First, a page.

Growing up in St. Amant, Gaynell Bourgeois Moore never thought that her career as a self-taught artist and musician would enable her to travel the world and sing among the superstars of country music.

Moore is a modern, local renaissance woman, whose artistic interests have led to careers as a musician, singer, painter, and writer.

Since beginning her music career in 1969, Moore, has cut three CDs, written a memoir, produced numerous paintings, and become a member of the Hank Williams Museum in Montgomery, Alabama.

Moore will soon pack up and head to Montgomery, where on Sept. 17, she will perform, by the request of the museum, at Williams’ graveside in celebration of his birthday.

Moore began to pursue her vision of a music career after having already started to raise a family.

“I always wanted to play the guitar — my whole life. I never gave up on my dream,” Moore said. At first, she bought a book and taught herself chords until a friend offered to give her guitar lessons, Moore said.

In 1969, Moore was invited to play at the local VFW hall with Janson Babin’s band.

“When I first stepped in front of the mic, I got the fever, and when I heard the sound of applause, that did it,” Moore said. For that first performance, she sang “Once a Day” by Connie Smith and “Jambalaya” by Hank Williams.

Soon afterward, Moore’s music career took off. Moore has played alongside country music legends such as Ernest Tobbs, Dolly Parton, Porter Wagoner, Hank Williams Jr., Ray Price, Mel Tellis and Merle Haggard.

In 2013, Moore was invited by Beth Petty, the curator for the Hank Williams Museum, to sing at the New Years’ Day in celebration of Williams’ life.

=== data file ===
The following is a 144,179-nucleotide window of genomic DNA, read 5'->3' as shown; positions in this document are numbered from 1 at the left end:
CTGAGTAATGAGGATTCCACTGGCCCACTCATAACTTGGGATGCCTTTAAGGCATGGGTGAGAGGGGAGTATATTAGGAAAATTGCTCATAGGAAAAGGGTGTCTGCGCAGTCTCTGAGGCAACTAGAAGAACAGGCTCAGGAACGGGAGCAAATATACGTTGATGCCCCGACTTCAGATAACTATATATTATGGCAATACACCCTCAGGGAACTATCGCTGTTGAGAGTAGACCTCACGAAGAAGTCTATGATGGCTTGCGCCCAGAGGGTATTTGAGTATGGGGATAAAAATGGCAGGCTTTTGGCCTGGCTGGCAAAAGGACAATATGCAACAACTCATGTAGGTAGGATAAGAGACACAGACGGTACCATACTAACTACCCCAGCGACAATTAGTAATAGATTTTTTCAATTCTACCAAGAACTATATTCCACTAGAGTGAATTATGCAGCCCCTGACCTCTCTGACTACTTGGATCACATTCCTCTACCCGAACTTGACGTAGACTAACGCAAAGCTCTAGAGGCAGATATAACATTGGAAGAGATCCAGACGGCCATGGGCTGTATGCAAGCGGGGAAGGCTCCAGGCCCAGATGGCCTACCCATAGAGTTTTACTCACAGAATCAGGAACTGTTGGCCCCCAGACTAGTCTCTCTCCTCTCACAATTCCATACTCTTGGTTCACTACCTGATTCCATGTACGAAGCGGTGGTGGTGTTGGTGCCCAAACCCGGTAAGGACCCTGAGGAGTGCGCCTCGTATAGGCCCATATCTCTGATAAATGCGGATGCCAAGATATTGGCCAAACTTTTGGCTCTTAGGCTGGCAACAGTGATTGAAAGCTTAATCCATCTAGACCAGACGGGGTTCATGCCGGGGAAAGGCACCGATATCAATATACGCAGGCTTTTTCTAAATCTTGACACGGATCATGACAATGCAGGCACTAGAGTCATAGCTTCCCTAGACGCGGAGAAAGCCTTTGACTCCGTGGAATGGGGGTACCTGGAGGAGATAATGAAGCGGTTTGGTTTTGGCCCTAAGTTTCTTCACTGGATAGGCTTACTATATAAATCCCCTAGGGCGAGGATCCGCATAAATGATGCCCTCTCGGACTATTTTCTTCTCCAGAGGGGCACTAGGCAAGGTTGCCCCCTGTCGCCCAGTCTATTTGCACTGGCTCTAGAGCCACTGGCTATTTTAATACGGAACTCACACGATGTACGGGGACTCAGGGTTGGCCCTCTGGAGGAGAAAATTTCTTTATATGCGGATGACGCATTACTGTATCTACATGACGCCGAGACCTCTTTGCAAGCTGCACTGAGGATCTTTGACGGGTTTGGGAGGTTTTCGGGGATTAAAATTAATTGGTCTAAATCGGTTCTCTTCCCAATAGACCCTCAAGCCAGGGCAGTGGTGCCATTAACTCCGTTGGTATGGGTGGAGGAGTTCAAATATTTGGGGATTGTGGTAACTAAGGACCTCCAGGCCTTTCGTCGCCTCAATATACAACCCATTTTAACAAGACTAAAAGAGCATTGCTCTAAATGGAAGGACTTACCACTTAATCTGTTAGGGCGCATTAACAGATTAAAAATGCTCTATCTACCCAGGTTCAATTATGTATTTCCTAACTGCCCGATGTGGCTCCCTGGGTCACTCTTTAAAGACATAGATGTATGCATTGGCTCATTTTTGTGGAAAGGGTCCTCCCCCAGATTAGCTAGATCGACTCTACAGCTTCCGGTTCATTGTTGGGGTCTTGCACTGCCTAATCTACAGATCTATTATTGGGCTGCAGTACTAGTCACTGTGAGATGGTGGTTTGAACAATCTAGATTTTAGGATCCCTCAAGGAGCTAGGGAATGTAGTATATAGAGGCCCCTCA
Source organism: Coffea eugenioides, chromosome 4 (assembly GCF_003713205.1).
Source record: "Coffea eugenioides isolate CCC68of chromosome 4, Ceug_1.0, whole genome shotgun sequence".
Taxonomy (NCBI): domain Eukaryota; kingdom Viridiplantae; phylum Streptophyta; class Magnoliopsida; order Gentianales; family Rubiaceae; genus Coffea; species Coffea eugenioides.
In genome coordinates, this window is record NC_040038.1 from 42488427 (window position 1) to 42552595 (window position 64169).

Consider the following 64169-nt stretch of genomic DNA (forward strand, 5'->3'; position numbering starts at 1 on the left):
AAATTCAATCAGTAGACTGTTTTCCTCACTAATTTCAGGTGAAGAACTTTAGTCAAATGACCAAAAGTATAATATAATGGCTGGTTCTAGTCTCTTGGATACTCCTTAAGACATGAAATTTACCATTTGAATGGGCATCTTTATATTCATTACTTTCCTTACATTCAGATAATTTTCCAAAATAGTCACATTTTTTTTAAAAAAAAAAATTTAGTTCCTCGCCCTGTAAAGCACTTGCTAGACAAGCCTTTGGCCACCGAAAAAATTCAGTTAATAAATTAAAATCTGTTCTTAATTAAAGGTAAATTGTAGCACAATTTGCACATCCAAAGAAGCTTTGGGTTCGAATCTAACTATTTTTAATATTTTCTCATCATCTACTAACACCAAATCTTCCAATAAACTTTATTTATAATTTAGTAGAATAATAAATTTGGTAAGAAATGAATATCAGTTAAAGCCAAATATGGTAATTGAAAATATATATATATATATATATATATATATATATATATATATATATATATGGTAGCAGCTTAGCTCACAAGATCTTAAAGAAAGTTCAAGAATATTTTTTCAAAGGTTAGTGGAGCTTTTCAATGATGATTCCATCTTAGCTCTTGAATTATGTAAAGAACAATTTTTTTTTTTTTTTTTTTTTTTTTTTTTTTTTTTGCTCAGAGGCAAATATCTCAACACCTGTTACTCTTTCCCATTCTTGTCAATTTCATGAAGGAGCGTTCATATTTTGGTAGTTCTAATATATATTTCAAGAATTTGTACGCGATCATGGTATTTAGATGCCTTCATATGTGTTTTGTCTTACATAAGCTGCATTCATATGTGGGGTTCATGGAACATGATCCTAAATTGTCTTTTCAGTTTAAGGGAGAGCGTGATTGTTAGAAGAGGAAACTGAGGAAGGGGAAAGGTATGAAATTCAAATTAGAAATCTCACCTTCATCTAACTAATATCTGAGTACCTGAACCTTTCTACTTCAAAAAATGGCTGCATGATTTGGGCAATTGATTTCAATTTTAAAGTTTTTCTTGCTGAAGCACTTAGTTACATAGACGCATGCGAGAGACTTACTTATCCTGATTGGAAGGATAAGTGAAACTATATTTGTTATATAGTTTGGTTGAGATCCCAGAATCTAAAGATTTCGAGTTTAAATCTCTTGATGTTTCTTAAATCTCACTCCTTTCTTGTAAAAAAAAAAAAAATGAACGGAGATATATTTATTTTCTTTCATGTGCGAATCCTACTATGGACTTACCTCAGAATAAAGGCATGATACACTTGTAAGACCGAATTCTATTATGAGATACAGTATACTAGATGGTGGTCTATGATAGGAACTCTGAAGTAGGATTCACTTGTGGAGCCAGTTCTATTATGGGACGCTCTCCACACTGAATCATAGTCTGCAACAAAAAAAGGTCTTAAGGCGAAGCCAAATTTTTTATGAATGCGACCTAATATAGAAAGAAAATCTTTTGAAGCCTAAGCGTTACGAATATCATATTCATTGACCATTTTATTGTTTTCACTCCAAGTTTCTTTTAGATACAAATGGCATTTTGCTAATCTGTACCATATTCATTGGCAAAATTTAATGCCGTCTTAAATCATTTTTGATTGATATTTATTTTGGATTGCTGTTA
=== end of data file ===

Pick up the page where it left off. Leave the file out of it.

“I adored him,” Moore said of Williams, who died at the age of 29 in 1953. “I was only 14 years old when Hank died on New Years’ Day in 1953. I still remember the pain I felt at his death.

“Never in my wildest dreams did I ever think that I’d be performing in his home town of Montgomery and his museum,” Moore said.

Now, Moore continues to make trips to Montgomery, where she sings at various events hosted by the museum. For the upcoming birthday celebration, Moore plans to sing “When I Get to Glory,” which Williams performed, and “Hank’s Cadillac” by Ashley Monroe.

“I always wanted to sing and play guitar. I didn’t even know I wanted to paint until I was in my forties,” Moore said.

Moore is a member of the River Region Art Association and has sold her work both locally and abroad. Moore’s artwork also is sold at the Hank Williams Museum.

Moore paints memorabilia of the blue Cadillac in which Williams died.

“Now, I can’t imagine not painting,” Moore said.

Besides painting and performing, Moore has recorded three CDs: “Songs From Black Bayou To The Bluff” in 2005, “Songs From Black Bayou To Belle River” in 2007, and “I Saved the Best for Last,” 2010.

Moore has composed many of her own songs and written a book, “I Saved the Best for Last” in 2011. Moore is working on a second book about musicians from Louisiana, with an emphasis on those from Ascension Parish.

Moore’s work can be found at the River Region Depot Gallery, Houmas House Plantation and Gardens and Marchand’s Hardware.

For more information about the Hank Williams Museum, visit thehankwilliamsmuseum.net.